Treatment: If fragment available, can be bound back to tooth. Otherwise, your dentist can create a glass-ionomer cover or form a permanent composite resin restoration. Before leaving your appointment, the dentist will check for fragments via a radiograph of lips and gums.

Patient Care: good oral hygiene and a follow-up appointment 6-8 weeks, then a year, later.


Enamel-Dentin-Pulp-Fracture

Enamel-dentin-pulp fracture - a break that affects the enamel and dentin, and exposes the pulp.Enamel-dentin-pulp fracture – a break that affects the enamel and dentin as well as exposing the pulp.

Treatment: Dentist applies local anesthetic and isolates tooth with rubber dam, then cleans area of pulp while performing a pulpotomy. Your dentist will then apply a cotton swab until bleeding stops. After pulpotomy material is placed, seal with glass ionomer cement and then restore full tooth with composite resin.

Patient Care: Avoid solid foods for 2 weeks, after 6-8 weeks make a follow-up appointment, then another after a year to ensure pulp and tooth health.


Crown-Root Fracture without Pulp Involvement

Crown-root fracture without pulp involvement - a break that involves the enamel and dentin, but does not expose the pulp.Crown-root fracture without pulp involvement –  a break that involves the enamel, dentin, and the surface level to the tooth root (cementum), but that does not expose the pulp.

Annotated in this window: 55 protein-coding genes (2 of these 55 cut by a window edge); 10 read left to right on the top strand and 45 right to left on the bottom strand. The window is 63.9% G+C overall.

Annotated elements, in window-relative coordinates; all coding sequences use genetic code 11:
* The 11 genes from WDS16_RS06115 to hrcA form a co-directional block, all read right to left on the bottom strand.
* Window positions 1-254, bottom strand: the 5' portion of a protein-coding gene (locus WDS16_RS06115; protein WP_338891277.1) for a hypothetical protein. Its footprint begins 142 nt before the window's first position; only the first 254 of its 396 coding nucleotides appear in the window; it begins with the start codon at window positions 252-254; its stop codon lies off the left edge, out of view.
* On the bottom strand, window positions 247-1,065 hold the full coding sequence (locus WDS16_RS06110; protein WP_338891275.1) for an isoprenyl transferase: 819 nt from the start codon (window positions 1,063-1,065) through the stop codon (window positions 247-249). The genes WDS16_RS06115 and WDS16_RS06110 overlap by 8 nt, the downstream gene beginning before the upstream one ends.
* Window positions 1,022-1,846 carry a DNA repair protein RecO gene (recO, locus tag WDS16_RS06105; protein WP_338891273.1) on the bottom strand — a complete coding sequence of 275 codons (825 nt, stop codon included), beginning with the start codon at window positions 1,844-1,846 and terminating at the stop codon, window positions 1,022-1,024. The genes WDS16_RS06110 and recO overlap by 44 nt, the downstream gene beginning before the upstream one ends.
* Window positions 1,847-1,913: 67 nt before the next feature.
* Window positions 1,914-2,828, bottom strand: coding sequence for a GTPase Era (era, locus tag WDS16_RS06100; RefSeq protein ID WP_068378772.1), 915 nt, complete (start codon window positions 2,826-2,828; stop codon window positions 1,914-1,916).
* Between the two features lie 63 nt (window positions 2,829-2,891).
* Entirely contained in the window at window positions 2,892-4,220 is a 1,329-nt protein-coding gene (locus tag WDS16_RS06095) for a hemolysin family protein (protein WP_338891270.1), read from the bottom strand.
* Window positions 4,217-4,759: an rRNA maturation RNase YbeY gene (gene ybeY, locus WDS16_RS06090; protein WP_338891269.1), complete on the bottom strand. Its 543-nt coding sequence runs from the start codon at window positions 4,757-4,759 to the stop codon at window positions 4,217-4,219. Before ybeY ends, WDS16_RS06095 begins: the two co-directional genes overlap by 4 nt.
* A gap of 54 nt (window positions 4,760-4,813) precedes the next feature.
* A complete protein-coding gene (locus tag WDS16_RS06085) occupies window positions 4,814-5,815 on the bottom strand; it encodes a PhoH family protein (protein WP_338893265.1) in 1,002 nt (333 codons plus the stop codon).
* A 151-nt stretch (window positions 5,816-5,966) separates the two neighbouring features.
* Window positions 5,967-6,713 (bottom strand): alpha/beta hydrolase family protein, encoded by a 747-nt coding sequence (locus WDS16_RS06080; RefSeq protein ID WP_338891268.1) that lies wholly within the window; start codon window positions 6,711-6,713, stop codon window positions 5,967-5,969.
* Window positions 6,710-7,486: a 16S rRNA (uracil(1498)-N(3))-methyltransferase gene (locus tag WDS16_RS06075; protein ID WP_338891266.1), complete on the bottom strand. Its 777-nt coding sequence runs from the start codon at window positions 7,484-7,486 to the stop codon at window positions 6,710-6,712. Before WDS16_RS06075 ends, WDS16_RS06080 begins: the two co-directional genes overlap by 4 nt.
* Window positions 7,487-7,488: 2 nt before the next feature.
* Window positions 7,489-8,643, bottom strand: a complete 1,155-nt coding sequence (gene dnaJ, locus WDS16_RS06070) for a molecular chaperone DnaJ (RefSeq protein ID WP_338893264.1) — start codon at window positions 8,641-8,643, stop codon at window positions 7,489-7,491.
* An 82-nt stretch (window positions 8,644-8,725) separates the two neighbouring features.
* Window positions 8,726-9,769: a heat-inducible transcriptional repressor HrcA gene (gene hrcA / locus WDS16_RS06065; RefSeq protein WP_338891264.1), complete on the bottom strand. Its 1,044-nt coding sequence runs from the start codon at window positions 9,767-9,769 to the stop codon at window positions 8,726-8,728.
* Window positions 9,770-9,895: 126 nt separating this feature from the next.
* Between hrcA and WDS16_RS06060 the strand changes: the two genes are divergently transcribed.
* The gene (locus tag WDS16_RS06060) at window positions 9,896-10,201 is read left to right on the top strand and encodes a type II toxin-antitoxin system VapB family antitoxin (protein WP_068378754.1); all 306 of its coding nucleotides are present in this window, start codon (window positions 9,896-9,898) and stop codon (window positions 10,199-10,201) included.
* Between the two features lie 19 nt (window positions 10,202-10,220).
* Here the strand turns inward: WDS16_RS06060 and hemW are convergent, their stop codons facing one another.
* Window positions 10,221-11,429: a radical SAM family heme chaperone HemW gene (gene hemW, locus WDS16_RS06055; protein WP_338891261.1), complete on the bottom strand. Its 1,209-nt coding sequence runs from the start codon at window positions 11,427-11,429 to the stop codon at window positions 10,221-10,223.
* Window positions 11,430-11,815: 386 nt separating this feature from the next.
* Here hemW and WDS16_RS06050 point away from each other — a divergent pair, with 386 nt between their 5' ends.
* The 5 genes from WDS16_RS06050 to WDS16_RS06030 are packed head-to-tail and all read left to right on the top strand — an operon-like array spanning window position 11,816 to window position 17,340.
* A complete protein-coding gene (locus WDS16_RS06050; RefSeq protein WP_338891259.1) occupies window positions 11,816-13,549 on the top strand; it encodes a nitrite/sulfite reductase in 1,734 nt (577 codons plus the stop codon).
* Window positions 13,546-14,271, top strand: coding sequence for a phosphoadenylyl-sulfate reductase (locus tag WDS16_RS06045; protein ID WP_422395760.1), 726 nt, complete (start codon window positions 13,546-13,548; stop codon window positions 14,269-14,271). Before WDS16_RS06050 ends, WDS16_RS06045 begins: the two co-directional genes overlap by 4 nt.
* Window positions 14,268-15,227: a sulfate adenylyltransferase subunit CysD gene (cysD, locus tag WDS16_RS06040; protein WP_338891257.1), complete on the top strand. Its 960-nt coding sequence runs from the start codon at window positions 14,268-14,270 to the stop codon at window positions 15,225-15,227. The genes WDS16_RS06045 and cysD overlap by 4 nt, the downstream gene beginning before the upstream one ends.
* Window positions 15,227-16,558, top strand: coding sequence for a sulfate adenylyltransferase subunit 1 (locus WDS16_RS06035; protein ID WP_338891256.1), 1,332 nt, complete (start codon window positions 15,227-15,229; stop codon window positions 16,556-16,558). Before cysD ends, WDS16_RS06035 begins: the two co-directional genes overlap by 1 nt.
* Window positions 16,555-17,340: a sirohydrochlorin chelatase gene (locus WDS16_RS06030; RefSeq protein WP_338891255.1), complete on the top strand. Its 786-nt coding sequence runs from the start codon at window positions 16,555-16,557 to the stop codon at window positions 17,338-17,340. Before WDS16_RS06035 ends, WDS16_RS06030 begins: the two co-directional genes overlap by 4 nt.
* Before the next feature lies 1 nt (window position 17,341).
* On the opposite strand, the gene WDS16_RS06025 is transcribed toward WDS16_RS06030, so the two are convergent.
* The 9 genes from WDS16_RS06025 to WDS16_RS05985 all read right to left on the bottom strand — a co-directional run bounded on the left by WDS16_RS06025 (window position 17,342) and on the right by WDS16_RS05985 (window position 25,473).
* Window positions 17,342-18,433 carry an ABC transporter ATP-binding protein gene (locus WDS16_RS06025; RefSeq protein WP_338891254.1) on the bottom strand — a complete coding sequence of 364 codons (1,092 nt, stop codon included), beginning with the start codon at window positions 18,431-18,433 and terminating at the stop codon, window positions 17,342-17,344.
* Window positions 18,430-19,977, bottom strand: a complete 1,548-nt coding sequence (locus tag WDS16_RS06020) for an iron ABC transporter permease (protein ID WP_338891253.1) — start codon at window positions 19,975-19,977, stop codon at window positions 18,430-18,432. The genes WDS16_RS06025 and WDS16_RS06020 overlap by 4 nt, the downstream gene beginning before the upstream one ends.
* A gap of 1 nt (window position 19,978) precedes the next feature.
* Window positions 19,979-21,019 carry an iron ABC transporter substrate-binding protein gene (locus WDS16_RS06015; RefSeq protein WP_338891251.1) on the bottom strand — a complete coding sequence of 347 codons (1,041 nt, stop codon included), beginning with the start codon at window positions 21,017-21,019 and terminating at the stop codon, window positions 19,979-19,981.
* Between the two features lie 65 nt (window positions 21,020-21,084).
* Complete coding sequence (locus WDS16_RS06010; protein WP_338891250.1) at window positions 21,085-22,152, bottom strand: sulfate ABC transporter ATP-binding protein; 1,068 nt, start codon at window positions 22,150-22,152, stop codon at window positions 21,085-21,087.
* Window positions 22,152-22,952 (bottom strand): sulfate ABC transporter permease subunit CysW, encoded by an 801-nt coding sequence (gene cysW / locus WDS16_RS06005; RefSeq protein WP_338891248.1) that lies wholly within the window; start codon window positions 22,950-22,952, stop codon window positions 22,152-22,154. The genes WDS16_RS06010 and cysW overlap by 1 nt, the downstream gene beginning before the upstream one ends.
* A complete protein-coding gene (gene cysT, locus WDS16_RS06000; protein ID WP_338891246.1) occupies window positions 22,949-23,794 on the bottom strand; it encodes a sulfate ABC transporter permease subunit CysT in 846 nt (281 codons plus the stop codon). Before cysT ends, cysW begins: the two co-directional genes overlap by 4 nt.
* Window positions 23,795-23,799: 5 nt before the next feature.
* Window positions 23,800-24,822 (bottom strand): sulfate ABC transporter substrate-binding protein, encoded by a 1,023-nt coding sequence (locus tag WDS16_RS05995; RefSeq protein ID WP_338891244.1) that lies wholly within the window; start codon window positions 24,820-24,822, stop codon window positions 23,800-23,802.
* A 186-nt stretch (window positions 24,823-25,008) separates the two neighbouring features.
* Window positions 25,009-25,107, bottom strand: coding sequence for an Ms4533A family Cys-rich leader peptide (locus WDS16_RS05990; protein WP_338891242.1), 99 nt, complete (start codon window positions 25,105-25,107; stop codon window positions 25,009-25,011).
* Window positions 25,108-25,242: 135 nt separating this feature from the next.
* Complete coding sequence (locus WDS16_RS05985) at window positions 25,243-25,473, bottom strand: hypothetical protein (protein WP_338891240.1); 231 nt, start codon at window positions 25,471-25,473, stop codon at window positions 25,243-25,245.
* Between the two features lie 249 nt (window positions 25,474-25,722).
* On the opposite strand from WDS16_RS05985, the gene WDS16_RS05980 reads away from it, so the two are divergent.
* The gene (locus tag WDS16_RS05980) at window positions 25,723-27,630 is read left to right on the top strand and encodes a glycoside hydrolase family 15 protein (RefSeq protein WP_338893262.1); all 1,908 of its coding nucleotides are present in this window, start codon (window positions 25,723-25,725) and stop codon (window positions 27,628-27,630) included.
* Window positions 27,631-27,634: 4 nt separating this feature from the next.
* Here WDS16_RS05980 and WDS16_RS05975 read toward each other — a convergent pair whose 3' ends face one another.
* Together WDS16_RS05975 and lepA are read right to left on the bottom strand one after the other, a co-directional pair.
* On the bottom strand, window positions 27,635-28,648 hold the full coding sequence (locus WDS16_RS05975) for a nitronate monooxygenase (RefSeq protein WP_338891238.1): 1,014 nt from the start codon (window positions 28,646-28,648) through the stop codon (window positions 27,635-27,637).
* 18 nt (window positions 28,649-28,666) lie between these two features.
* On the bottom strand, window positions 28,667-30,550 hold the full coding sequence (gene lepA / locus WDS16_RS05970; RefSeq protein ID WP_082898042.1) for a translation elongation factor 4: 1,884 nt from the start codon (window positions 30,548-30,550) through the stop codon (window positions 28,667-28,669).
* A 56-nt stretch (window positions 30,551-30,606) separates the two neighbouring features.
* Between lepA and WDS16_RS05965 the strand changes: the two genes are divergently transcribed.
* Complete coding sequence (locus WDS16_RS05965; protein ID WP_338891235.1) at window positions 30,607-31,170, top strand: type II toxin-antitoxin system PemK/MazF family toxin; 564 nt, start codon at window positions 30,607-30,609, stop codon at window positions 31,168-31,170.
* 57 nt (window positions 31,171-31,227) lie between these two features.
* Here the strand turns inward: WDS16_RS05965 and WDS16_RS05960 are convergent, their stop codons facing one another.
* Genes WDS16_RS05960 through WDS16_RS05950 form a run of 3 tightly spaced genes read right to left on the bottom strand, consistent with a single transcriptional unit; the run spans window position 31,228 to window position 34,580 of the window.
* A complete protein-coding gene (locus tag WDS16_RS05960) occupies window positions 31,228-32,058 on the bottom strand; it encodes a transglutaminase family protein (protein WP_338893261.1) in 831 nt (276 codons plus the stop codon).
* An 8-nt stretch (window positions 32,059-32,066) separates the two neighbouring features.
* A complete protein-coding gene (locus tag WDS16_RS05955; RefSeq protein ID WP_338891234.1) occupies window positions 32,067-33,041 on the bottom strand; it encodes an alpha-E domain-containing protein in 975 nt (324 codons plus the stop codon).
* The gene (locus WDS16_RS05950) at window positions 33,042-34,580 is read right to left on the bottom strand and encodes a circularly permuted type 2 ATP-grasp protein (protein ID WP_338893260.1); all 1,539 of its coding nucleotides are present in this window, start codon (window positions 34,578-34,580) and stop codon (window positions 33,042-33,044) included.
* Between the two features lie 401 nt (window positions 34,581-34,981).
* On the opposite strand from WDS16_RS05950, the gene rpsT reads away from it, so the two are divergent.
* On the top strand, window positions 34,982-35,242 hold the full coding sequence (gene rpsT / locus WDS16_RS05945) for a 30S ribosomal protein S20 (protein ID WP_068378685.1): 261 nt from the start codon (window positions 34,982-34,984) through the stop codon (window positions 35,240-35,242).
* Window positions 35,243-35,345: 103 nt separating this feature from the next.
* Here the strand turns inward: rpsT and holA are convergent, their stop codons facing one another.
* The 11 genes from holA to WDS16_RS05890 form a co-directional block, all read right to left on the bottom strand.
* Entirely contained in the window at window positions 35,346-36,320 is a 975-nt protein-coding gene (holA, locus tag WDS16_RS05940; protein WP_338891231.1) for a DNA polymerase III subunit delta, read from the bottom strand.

Treatment: Remove fracture with forceps, clean area and disinfect, suture gingival lacerations (if present), allow gingiva to reattach to dentin, then apply a glass ionomer above the gingival level and repair tooth with composite resin. May require an extraction or replacement depending on severity and angle of break.

Patient Care: No solid food for 1 week and schedule a follow-up in 6-8 weeks, then again in a year. Good oral hygiene is important to resisting infection.


Crown-Root Fracture with Pulp Involvement

Crown-root fracture without pulp involvement - a break that involves the enamel and dentin, and also exposes the pulp.Crown-root fracture with pulp involvement – the same fracture as above, but higher up on the tooth, exposing the pulp as well as damaging tooth structure.

Treatment: Can be temporarily stabilized by affixing fragment to adjacent teeth. Otherwise, there are 5 common treatments: fragment removal and gingivectomy, orthodontic extrusion of fragment, surgical extrusion, decoronation (root submergence), or extraction in very deep root fractures.

Patient Care: No solid foods for 2 weeks, maintain good oral hygiene. If temporarily stabilized, soft foods for 2-4 weeks.


Root Fracture

  A root fracture is a break in the root of the tooth that includes enamel, dentin, cementum, and pulp.